A beautiful comeback.
At the 2017 Grammys on Sunday, February 12, Adele briefly flubbed and stopped her performance before going on to pay an emotional tribute to the one of music’s best, George Michael, who, at 53, died at his Oxfordshire, England, home on Christmas. Watch Adele honor the icon in the clip above!
The “Hello” singer, who opened the awards show earlier in the evening, began with the slowed-down, orchestral cover of the usually medium-tempo dance song “Fastlove, Pt. 1,” but then cursed and asked to restart, noting that she did not want to mess up her performance for Michael. (Reminder: At the 58th Grammy Awards, she experienced audio issues while singing “All I Ask” on stage.”)
“I’m sorry Ken,” the visibly embarrassed star said, referring to the show’s producer Ken Ehrlich. After recovering and starting again, she launched into a 5-minute, stunning tribute, in which videos highlighting Michael’s decades-long career played on screen. Adele began tearing up on stage and looked emotional when given a standing ovation following the performance.
“Adele chose to sing ‘Fastlove, Pt. 1’ herself,” reveals an Adele source. “That was her pick. She really wanted to perform that song.” (Keep track of all the show’s moments with Us Weekly‘s Live Blog!)
Flub aside, Michael would have likely been touched. “He would smile and be so proud that this artist is performing this song,” Grammys host James Corden said while introducing Adele.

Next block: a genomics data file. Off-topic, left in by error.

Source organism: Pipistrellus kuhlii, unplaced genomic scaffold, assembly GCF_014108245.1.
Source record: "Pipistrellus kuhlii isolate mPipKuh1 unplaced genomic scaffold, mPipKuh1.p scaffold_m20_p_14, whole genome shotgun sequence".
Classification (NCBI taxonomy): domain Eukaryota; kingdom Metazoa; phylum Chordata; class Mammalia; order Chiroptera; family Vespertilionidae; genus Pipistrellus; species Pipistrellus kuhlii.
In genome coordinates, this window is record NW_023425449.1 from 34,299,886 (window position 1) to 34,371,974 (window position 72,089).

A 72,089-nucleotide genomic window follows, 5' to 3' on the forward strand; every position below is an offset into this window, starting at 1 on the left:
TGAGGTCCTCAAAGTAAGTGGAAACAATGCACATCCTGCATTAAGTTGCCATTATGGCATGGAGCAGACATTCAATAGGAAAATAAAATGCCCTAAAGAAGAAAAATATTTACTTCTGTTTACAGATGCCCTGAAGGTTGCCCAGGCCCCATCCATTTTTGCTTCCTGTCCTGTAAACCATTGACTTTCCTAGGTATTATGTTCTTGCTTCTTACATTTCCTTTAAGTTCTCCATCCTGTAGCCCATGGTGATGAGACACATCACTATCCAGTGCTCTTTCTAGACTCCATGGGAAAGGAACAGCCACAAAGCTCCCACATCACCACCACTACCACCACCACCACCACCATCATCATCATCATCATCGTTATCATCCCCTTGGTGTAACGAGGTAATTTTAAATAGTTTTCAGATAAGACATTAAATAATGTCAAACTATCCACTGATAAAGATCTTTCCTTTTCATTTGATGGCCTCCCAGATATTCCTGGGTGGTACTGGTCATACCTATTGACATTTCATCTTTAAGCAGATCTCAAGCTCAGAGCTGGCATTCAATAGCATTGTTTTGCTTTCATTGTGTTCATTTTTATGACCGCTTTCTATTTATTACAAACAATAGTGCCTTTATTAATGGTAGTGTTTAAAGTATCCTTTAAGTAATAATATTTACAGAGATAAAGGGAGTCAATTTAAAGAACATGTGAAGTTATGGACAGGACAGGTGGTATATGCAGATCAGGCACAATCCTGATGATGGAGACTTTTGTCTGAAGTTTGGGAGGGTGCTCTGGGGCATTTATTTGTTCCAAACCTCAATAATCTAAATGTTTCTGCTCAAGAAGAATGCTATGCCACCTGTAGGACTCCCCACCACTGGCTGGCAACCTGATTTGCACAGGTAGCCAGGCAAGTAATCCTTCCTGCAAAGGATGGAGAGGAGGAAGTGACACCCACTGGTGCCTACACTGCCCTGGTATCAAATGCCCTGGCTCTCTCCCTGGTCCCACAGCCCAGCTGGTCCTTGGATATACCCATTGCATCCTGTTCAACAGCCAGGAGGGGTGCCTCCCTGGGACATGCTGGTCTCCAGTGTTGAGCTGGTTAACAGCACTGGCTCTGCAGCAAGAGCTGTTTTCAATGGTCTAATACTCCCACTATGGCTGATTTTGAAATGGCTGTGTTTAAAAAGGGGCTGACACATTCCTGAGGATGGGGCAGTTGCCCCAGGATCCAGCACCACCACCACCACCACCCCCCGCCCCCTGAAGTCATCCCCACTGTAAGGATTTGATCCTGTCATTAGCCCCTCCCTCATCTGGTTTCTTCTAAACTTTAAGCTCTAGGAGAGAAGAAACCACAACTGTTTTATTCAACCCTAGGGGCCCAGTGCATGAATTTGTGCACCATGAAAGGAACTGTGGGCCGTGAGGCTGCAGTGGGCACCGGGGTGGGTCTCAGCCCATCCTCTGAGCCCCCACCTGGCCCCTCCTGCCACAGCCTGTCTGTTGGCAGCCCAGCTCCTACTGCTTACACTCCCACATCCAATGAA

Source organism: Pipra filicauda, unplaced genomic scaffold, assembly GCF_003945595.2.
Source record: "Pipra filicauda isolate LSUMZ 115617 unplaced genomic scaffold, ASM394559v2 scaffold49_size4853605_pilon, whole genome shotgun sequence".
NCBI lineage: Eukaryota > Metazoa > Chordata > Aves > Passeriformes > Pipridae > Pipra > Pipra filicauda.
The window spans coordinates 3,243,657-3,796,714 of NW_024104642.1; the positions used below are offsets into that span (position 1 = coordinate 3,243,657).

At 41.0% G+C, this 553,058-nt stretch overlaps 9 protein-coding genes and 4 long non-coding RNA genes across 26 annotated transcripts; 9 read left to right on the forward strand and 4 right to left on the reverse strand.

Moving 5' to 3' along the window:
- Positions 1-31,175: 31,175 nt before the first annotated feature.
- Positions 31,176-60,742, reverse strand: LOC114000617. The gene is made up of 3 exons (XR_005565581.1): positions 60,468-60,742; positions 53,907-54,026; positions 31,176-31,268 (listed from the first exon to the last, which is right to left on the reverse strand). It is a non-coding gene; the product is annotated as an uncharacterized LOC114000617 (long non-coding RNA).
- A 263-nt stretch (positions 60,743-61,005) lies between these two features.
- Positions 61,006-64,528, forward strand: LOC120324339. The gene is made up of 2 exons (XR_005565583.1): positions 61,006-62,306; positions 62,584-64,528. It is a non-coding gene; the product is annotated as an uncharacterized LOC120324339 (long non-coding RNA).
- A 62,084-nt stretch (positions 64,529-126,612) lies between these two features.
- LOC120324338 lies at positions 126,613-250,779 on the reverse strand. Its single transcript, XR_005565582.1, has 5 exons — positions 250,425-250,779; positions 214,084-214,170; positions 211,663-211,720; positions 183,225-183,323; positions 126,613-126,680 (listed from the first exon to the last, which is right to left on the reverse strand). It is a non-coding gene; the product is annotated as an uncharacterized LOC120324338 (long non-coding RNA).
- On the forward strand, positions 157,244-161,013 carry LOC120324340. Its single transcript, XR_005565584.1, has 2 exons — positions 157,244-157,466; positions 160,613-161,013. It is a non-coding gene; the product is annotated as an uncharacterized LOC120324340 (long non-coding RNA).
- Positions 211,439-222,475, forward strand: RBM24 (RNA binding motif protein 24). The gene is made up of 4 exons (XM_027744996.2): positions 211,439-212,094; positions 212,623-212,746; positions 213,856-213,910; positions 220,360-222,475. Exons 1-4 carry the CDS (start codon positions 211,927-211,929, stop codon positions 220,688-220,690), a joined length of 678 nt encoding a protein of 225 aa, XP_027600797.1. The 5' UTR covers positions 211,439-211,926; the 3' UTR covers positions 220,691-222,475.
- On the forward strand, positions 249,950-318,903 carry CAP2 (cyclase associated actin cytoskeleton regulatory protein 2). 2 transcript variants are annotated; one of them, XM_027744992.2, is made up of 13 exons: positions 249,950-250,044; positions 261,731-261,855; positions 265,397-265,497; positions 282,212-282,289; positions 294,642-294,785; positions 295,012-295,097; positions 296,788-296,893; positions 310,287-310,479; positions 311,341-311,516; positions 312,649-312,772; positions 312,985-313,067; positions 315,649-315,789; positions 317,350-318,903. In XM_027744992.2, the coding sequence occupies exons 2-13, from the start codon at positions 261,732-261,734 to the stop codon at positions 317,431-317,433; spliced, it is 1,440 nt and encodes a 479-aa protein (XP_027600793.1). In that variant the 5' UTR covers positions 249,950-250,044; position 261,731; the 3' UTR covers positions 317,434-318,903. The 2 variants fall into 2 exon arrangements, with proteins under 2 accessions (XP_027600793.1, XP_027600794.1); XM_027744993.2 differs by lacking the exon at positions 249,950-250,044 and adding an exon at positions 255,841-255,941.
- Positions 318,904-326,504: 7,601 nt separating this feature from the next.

As Us Weekly previously reported, Michael’s boyfriend of nearly two years, Fadi Fawaz, found the “Careless Whisper” singer “peacefully in bed,” the hairstylist tweeted on December 26.
Rising to fame as the frontman of 1980s duo Wham!, Michael, who sold more than 100 million records during his career, discarded his teen-idol image for a solo career driven by material both introspective and sexually charged. Privately, the openly gay, two-time Grammy winner was a dedicated philanthropist. After his death, numerous examples of his generosity came to light: He volunteered at a homeless shelter, paid $18,000 for a stranger’s IVF treatments, contributed to a counseling service for young adults, and supported the Terrence Higgins Trust to help fight HIV and AIDS. (His first love died in 1993 from an AIDS-related brain hemorrhage.)
Michael, who had recently become a recluse, had been planning a comeback for 2017. In a November 2 Facebook post, he revealed that he was working on a documentary about his career (on Showtime in March) and would reissue 1990’s Listen Without Prejudice Vol. 1. And he hoped to start a family, an insider told Us at the time of his passing: “He wanted to adopt or go through a surrogate.”
His music — streaming of Michael’s hits increased by more than 3,000 percent in just one day after his death — will continue to endure. As Michael once said, “I’ve achieved what every artist wants, which is that some of their work will outlive them.”
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